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Student Named to USA TODAY Academic All-Star Team

Carrie Johnson, USA Today All Academic Team.

Carrie Johnson, senior, double major in the School of Public Affairs. (photo by Jeff Watts)

Since coming to American University four years ago, School of Public Affairs senior Carrie Johnson has been named a 2008 Morris K. Udall Scholar, a 2009 South Dakota Senate Fellow, a Truman Scholarship Finalist, and an American University Honors Program Outstanding Leader, among other honors. She saved perhaps her greatest recognition for her final days as an undergraduate, as one of 20 college students in the United States named to USA TODAY's 20th annual All-USA College Academic First Team.

The USA TODAY award, which carries a $2,500 cash prize, is given to undergraduate students who display outstanding intellectual achievement and leadership and extend those intellectual talents beyond the classroom to benefit society. Johnson's near perfect GPA, dedication to campus activities and causes, and commitment to environmental and Native American issues have also earned her the university's highest honor, the 2009 President's Award, to be presented at commencement.

“I know that this is a recognition of what I've done academically and my work here on campus and in the city,” said Johnson. “But I think it’s more a reflection of the investment that AU has had in me. I’ve had tremendous support from the faculty and the staff here that has allowed me to reach my potential.”

Based on the amount of academic work, research, and extracurricular activities Johnson has undertaken, it’s hard to believe she arrived at American University unsure about her path. The Yankton, South Dakota native couldn’t settle on a major when she arrived at American University four years ago, so she decided to double major in law and society and designed her own second interdisciplinary major to incorporate political science, law, education, and environmental studies. She added to that a Women, Policy & Political Leadership certificate from SPA’s Women & Politics Institute.

“At first, I intended on being a history major,” said Johnson. “I thought it was a neat opportunity that AU allowed their students to direct their educational experience. I felt that this was a good way to support my interest in public policy and also my interest in working with indigenous communities and the environment.”

Growing up along a lake in South Dakota, Johnson grew to respect nature at an early age. Two Native American aunts, one of whom lived with Johnson’s family when she was young, opened her eyes to the cultures of indigenous people, and from that knowledge sprung an interest in development and helping people who are in need. At AU, she was able to pursue all of those interests in the classroom and in the community.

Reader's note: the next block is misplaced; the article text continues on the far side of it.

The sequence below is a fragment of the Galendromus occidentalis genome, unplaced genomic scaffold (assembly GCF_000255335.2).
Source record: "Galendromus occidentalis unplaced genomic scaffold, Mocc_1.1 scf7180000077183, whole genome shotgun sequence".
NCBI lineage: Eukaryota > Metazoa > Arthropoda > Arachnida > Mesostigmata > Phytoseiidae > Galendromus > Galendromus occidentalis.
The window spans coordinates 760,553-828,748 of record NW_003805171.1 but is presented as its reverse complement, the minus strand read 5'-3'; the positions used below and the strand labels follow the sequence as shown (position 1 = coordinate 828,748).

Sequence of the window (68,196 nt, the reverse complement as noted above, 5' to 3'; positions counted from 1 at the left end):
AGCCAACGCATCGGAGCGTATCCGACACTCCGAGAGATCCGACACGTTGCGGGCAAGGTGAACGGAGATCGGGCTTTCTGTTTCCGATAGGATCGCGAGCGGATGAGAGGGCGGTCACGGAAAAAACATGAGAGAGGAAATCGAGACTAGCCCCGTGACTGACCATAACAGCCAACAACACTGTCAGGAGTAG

And as if her hectic academic schedule weren't enough, she served as the president of AU’s Student Advocates for Native Communities, organized two alternative spring break trips to American Indian reservations, arranged fund raisers to increase awareness of rainforest destruction and other environmental issues, and served in various positions in student government for three of her four years. She also maintained close relationships with the AU Methodist community and several faculty and staff members across the university.

“I think my relationship with Meg Weekes, Karen O’Connor, and the Women & Politics Institute had a large role in my accomplishments,” said Johnson.

Weekes, the associate dean for the School of Public Affairs, nominated Johnson for the USA TODAY award after seeing firsthand her intellectual curiosity and determination.

“Carrie is a brilliant young woman with deep compassion and a commitment to hard work,” said Weekes. “She has never sought the easy solution or the quick victory. She has worked tirelessly and effectively, setting her alarm many mornings for 4 or 4:30 a.m. to study for her regular courses and to leave time to do research and raise awareness on campus.”

Johnson will graduate summa cum laude and hopes to get a job working on renewable energy policy with an environmental nonprofit. Before she gets started with her career, she may take a brief moment to appreciate what she’s already accomplished.

“This is a great finale to my four years at AU.”

To see Carrie Johnson in AU's Virtual Tour, click "Changing the World" below: